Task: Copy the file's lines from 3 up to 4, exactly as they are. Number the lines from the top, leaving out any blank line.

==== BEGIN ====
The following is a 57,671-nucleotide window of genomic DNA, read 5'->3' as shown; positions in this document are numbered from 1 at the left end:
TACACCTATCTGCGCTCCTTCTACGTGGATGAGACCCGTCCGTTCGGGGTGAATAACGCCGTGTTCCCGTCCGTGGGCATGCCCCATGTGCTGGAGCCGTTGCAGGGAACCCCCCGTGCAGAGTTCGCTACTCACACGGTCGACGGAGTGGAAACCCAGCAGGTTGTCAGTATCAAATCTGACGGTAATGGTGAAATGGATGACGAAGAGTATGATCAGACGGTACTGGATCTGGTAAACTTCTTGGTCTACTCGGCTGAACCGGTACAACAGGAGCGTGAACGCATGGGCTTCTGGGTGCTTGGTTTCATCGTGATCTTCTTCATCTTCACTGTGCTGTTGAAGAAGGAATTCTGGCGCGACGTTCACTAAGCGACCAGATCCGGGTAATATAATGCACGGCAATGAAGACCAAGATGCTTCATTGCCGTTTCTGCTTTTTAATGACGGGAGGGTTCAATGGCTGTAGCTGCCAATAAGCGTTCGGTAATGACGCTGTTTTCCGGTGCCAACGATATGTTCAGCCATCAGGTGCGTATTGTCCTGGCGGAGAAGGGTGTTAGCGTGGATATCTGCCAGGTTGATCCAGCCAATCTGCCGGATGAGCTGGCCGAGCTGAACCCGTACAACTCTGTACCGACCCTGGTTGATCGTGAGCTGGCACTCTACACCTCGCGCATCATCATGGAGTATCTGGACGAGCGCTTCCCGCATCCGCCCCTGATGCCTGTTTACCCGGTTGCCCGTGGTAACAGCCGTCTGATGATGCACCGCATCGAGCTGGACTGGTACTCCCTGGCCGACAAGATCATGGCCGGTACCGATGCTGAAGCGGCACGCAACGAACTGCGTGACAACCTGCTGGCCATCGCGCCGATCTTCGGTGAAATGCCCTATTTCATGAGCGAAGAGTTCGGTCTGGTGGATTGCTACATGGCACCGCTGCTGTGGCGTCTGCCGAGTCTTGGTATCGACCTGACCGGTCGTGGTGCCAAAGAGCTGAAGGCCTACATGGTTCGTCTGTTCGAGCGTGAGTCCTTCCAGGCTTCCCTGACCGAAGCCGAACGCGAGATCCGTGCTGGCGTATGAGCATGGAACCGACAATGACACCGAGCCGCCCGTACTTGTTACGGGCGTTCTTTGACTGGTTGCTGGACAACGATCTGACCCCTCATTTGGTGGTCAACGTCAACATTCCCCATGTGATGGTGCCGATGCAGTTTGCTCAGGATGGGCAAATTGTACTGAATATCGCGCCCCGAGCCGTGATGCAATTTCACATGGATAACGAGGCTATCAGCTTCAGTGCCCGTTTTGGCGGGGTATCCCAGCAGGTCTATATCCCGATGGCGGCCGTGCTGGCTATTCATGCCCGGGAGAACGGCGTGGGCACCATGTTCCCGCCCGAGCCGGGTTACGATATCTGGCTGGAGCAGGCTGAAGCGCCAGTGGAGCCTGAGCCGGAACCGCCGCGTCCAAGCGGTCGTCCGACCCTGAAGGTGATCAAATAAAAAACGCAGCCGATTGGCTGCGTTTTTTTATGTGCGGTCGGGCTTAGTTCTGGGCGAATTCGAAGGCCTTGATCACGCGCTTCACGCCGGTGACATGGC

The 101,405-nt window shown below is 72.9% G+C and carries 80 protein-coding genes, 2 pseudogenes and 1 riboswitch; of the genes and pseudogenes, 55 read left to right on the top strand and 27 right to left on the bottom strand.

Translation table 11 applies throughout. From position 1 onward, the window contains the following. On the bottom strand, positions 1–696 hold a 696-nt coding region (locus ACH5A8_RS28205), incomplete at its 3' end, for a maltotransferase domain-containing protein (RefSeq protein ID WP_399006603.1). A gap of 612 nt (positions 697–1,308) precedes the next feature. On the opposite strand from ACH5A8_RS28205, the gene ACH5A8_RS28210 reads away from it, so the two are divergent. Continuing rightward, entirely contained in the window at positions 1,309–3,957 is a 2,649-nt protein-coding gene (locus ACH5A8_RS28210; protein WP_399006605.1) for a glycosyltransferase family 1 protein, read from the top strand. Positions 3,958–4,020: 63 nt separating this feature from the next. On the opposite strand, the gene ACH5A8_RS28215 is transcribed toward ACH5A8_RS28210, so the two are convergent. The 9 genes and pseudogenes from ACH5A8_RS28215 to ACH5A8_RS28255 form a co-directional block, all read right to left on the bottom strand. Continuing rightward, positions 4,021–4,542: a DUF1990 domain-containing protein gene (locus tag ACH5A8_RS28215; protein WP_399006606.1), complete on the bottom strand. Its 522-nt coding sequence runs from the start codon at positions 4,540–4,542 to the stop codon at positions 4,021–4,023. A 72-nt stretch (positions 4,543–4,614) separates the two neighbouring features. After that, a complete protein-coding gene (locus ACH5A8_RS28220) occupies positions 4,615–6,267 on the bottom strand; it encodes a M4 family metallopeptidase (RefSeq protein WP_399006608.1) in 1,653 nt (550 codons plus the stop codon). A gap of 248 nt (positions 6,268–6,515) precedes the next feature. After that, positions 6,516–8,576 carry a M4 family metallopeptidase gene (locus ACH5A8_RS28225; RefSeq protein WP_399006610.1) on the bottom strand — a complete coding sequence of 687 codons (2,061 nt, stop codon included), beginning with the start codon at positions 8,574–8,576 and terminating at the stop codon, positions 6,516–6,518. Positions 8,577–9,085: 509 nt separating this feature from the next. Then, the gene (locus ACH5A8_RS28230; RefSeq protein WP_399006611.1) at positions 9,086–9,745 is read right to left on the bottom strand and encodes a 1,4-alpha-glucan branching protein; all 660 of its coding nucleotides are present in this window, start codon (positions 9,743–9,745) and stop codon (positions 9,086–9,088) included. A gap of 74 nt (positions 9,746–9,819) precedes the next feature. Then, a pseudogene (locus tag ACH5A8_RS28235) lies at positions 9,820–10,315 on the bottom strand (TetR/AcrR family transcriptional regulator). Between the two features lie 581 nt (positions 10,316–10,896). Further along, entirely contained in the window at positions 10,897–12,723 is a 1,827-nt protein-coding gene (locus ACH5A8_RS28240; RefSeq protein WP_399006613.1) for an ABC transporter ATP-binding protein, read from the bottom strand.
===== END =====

The 101,405-nt window shown below is 72.9% G+C and carries 80 protein-coding genes, 2 pseudogenes and 1 riboswitch; of the genes and pseudogenes, 55 read left to right on the top strand and 27 right to left on the bottom strand.

Translation table 11 applies throughout. From position 1 onward, the window contains the following. On the bottom strand, positions 1–696 hold a 696-nt coding region (locus ACH5A8_RS28205), incomplete at its 3' end, for a maltotransferase domain-containing protein (RefSeq protein ID WP_399006603.1). A gap of 612 nt (positions 697–1,308) precedes the next feature. On the opposite strand from ACH5A8_RS28205, the gene ACH5A8_RS28210 reads away from it, so the two are divergent. Continuing rightward, entirely contained in the window at positions 1,309–3,957 is a 2,649-nt protein-coding gene (locus ACH5A8_RS28210; protein WP_399006605.1) for a glycosyltransferase family 1 protein, read from the top strand. Positions 3,958–4,020: 63 nt separating this feature from the next. On the opposite strand, the gene ACH5A8_RS28215 is transcribed toward ACH5A8_RS28210, so the two are convergent. The 9 genes and pseudogenes from ACH5A8_RS28215 to ACH5A8_RS28255 form a co-directional block, all read right to left on the bottom strand. Continuing rightward, positions 4,021–4,542: a DUF1990 domain-containing protein gene (locus tag ACH5A8_RS28215; protein WP_399006606.1), complete on the bottom strand. Its 522-nt coding sequence runs from the start codon at positions 4,540–4,542 to the stop codon at positions 4,021–4,023. A 72-nt stretch (positions 4,543–4,614) separates the two neighbouring features. After that, a complete protein-coding gene (locus ACH5A8_RS28220) occupies positions 4,615–6,267 on the bottom strand; it encodes a M4 family metallopeptidase (RefSeq protein WP_399006608.1) in 1,653 nt (550 codons plus the stop codon). A gap of 248 nt (positions 6,268–6,515) precedes the next feature. After that, positions 6,516–8,576 carry a M4 family metallopeptidase gene (locus ACH5A8_RS28225; RefSeq protein WP_399006610.1) on the bottom strand — a complete coding sequence of 687 codons (2,061 nt, stop codon included), beginning with the start codon at positions 8,574–8,576 and terminating at the stop codon, positions 6,516–6,518. Positions 8,577–9,085: 509 nt separating this feature from the next. Then, the gene (locus ACH5A8_RS28230; RefSeq protein WP_399006611.1) at positions 9,086–9,745 is read right to left on the bottom strand and encodes a 1,4-alpha-glucan branching protein; all 660 of its coding nucleotides are present in this window, start codon (positions 9,743–9,745) and stop codon (positions 9,086–9,088) included. A gap of 74 nt (positions 9,746–9,819) precedes the next feature. Then, a pseudogene (locus tag ACH5A8_RS28235) lies at positions 9,820–10,315 on the bottom strand (TetR/AcrR family transcriptional regulator). Between the two features lie 581 nt (positions 10,316–10,896). Further along, entirely contained in the window at positions 10,897–12,723 is a 1,827-nt protein-coding gene (locus ACH5A8_RS28240; RefSeq protein WP_399006613.1) for an ABC transporter ATP-binding protein, read from the bottom strand.